Late screenwriting guru Syd Field often wrote in his Bibles for wannabe film scribes that if the writer doesn’t grab the viewer in the first 10 minutes (or the first 10 pages), then there’s no reason to stay with the story. Often these introductory minutes indicate the kind of story we are about to see, and illuminate important aspects of the protagonist whose journey we will follow. If one judges Boychoir from its opening scenes, few would want to stick around to see how the rest of the story unfolds.
The film begins going steadily through a checklist of conventions for stories about a downtrodden young protagonist with prodigal talent. The first shot of the film is of Stet, played by newcomer Garrett Wareing, crouching behind a train as it rattles through a Texas town. (If one was looking for a more trite way to show that the main character lives on the wrong side of the tracks, you couldn’t find one.) In the next few scenes, he obnoxiously disobeys his music teacher, brawls with a classmate and then returns home to find his mom lounging on the couch in a stupor. Stet dumps the rest of her vodka down the sink as if it was an everyday chore. The mom, meanwhile, doesn’t get another scene: the next time we see her body, it is underneath a blazing car wreck.
Screenwriter Ben Ripley, who also penned the sci-fi thriller Source Code, keeps our expectations low during these initial moments. However, despite a continued reliance on conventional story beats, Boychoir often manages to hit its high dramatic notes with vigor and grace. Stet’s journey from a misunderstood, misanthropic pre-teen to a prized pupil at the National Boychoir doesn’t surprise, but it does satisfy. The character arc engages due to terrific performances and elegantly staged musical sequences, the latter a noted feature of Canadian director François Girard.
The film doesn’t shy away from enforcing other conventions once Stet settles in to his new school. There is a stern choirmaster, Anton Carvelle (Dustin Hoffman), who initially scorns Stet for his lack of training and trouble-making ways. There is a rival vocalist, Devon (newcomer Joe West), who insists on getting all of the solos – and the administrative attention. There are scenes where Stet realizes how poorly equipped he is to handle a key spot onstage, as well as moments when a soaring vocal performance lifts the spirits of every character in the room.
Even with its well-worn material though, Boychoir works. Wareing, who had never starred in a film before, is tremendous as Stet. The actor does not hit the high notes – those were filled in by another heavenly voice – yet he possesses quite the dramatic range, darting from bottled rage in his Texas home to deep vulnerability as he comes to grips with adapting to a new life. (Considering how easy it often is to tell if an actor is lip-syncing, Wareing deserves extra credit for fooling us.)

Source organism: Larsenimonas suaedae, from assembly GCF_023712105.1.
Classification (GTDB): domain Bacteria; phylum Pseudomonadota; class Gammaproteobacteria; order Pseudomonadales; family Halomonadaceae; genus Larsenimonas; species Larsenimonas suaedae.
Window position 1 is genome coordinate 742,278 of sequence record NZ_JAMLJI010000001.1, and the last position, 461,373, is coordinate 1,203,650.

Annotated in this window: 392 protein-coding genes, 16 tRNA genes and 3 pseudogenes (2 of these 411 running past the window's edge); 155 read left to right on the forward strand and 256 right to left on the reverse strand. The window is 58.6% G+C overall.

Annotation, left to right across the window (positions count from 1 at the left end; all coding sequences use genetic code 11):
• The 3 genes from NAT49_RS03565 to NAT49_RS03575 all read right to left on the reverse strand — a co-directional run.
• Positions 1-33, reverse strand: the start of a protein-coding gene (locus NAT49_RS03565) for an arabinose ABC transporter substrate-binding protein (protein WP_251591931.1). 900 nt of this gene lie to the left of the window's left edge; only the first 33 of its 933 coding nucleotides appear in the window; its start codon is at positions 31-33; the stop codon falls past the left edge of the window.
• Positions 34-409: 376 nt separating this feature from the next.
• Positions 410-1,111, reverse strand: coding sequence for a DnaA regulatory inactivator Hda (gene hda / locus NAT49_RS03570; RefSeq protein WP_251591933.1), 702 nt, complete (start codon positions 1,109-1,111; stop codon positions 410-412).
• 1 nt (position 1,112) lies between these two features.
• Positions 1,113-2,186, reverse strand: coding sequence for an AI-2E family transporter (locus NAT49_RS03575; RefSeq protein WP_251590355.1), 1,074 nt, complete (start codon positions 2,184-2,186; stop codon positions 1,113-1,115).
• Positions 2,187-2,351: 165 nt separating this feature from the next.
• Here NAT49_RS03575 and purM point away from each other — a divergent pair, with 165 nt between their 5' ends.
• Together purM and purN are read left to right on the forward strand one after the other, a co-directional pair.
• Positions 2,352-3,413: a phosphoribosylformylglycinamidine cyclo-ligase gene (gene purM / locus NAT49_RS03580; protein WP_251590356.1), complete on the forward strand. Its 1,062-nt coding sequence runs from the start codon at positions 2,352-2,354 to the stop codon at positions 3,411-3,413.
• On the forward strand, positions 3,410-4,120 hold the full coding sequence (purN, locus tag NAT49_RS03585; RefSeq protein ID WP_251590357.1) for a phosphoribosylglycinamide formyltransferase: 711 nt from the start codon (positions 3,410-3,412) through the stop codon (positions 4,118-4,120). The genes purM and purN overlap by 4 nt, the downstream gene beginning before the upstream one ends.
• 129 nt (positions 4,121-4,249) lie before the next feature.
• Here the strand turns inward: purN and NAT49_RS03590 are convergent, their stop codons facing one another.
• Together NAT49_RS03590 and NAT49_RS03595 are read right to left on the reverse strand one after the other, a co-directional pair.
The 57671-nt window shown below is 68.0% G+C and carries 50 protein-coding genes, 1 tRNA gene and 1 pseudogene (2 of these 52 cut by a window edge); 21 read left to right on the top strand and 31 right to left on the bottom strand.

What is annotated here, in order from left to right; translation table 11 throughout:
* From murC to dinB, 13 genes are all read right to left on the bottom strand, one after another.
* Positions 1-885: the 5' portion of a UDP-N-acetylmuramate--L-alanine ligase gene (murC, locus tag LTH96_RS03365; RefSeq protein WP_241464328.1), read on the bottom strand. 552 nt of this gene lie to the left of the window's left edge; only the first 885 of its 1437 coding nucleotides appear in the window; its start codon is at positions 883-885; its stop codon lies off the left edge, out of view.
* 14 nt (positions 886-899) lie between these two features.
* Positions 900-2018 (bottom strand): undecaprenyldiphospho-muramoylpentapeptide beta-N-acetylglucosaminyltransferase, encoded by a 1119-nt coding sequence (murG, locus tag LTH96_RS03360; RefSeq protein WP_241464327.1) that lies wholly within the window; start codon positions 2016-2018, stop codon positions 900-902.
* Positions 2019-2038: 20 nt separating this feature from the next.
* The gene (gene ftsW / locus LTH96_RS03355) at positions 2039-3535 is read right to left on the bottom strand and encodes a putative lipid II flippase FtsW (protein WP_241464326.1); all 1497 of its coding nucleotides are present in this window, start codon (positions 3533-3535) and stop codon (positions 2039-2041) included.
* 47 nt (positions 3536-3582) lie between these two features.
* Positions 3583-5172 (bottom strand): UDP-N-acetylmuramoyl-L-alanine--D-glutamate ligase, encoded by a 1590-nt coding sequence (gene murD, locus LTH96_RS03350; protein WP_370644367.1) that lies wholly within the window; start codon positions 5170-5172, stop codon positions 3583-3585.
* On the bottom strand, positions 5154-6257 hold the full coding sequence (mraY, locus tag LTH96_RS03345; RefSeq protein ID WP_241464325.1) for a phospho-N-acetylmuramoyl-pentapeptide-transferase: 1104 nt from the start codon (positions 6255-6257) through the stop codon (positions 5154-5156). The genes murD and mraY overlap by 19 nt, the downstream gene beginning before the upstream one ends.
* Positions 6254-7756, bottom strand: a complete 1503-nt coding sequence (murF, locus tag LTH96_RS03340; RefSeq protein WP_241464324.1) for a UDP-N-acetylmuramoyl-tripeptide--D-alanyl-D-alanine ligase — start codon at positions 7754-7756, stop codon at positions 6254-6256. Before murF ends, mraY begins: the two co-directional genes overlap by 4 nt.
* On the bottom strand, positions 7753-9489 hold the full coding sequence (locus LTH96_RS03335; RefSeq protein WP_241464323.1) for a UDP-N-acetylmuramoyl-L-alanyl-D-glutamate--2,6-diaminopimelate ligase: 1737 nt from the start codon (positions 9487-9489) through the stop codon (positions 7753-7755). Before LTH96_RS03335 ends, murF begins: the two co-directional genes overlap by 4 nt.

A top-notch ensemble of fine talent surrounds the young actor. Hoffman is perfectly cast as Carvelle, a man whose pursuit for perfection, as well as his quick wit and warmth, seem like a reflection of the Oscar-winner himself. Kathy Bates and Eddie Izzard, meanwhile, run off with the film’s best lines as the school headmistress and a snooty music teacher, respectively. The rest of the rambunctious choir boys are naturals on camera, although few of them have much of a personality. (To keep the story moving, Ripley focuses on the competitions between the young males, rather than the developing companionship.)
While most of the film entertains, some of the subplots could have used some fine-tuning. Stet ends up moving from his one-parent home to the elite academy on the East Coast due to two supporting figures. The first is Ms. Steel (Debra Winger), the lone teacher who realizes Stet has a virtuoso voice. The second is the boy’s negligent, absentee father, played by Josh Lucas, who has not told his wife and kids in New York of his other family. (With a generous check to the National Boychoir, he hopes Stet can remain both financially supported and have others take care of him.) However, Ripley’s screenplay avoids the details of how Ms. Steel discovered Stet’s talent or why his father stranded the boy with his mother more than a decade earlier.
Boychoir finds its flow, perhaps most appropriately, in the choir performances. Girard has done notable work for other Canadian films with a musical heft (The Red Violin, Thirty Two Short Films About Glenn Gould). Alas, he is the film’s Carvelle, masterfully staging these vocal pieces. Despite the primary focus on one character, he never forgets the role of the choir. Director of photography David Franco often shoots these recitals from afar, giving the unified body of boys the space to sing outward. Boychoir’s audio mixing team, meanwhile, creates a dense, layered sound. On the whole, the stirring music is more than enough to awaken an audience from pedestrian plotting.
Perhaps Boychoir has been released too closely to Whiplash, the dazzling 2014 thriller that took the musical mentor-protégé relationship to wildly original heights. In comparison to that film’s torment, Girard’s is timid. Nevertheless, Wareing’s compelling performance, surrounded by a uniformly good cast, and several inspiring moments in the second half should leave an audience with joyous classical music in their heads. To reach the film’s dramatic crescendo, though, one will have to sit through some clichés and rushed plotting.
Stirring music and strong performances elevate Boychoir above its conventional story beats into a rather compelling drama.